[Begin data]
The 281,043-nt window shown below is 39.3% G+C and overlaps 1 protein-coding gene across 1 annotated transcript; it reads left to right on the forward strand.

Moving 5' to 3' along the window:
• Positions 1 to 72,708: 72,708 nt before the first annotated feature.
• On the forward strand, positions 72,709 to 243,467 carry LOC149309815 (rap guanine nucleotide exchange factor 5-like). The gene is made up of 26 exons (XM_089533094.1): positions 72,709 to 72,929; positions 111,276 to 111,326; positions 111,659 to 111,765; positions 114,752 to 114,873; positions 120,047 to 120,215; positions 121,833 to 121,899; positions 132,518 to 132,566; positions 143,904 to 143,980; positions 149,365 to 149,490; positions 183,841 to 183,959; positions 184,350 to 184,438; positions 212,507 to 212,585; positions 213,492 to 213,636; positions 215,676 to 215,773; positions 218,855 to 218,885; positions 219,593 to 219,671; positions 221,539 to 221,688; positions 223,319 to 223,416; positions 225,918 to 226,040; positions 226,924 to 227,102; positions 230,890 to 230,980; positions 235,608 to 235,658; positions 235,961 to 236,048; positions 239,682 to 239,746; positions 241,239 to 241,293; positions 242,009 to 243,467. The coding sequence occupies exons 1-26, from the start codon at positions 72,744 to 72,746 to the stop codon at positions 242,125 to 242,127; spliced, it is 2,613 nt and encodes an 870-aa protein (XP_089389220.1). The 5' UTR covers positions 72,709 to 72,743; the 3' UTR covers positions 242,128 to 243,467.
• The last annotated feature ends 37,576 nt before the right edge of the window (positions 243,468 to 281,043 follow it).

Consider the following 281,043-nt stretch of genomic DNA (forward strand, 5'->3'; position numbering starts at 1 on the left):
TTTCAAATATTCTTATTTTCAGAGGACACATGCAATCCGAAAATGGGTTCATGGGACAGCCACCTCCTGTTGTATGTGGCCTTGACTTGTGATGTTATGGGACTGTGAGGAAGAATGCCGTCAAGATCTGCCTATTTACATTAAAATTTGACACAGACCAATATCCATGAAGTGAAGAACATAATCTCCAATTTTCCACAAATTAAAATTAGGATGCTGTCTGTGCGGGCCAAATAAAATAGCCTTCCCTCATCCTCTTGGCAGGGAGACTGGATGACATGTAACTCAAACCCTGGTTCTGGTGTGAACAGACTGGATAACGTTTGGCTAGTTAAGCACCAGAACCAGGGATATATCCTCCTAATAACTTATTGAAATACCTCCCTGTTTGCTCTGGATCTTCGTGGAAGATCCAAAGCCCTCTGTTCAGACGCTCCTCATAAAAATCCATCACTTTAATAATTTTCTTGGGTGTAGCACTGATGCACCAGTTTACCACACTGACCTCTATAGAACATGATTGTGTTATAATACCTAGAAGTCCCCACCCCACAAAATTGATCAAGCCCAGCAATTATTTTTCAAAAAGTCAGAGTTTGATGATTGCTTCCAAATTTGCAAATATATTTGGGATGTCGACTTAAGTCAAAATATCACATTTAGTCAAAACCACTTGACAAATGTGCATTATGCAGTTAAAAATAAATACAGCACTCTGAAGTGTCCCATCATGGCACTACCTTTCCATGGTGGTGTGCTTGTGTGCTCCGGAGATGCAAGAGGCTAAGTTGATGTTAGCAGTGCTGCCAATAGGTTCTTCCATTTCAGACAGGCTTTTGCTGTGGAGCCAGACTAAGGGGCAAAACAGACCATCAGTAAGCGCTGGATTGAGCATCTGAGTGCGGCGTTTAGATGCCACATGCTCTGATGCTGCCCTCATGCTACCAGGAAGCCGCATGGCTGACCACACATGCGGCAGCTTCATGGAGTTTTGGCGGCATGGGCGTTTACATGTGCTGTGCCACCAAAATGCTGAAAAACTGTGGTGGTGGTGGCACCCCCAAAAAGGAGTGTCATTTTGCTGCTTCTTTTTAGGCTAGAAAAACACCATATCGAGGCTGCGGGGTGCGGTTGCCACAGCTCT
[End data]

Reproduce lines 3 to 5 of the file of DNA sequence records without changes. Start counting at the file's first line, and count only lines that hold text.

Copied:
• Positions 1 to 72,708: 72,708 nt before the first annotated feature.
• On the forward strand, positions 72,709 to 243,467 carry LOC149309815 (rap guanine nucleotide exchange factor 5-like). The gene is made up of 26 exons (XM_089533094.1): positions 72,709 to 72,929; positions 111,276 to 111,326; positions 111,659 to 111,765; positions 114,752 to 114,873; positions 120,047 to 120,215; positions 121,833 to 121,899; positions 132,518 to 132,566; positions 143,904 to 143,980; positions 149,365 to 149,490; positions 183,841 to 183,959; positions 184,350 to 184,438; positions 212,507 to 212,585; positions 213,492 to 213,636; positions 215,676 to 215,773; positions 218,855 to 218,885; positions 219,593 to 219,671; positions 221,539 to 221,688; positions 223,319 to 223,416; positions 225,918 to 226,040; positions 226,924 to 227,102; positions 230,890 to 230,980; positions 235,608 to 235,658; positions 235,961 to 236,048; positions 239,682 to 239,746; positions 241,239 to 241,293; positions 242,009 to 243,467. The coding sequence occupies exons 1-26, from the start codon at positions 72,744 to 72,746 to the stop codon at positions 242,125 to 242,127; spliced, it is 2,613 nt and encodes an 870-aa protein (XP_089389220.1). The 5' UTR covers positions 72,709 to 72,743; the 3' UTR covers positions 242,128 to 243,467.
• The last annotated feature ends 37,576 nt before the right edge of the window (positions 243,468 to 281,043 follow it).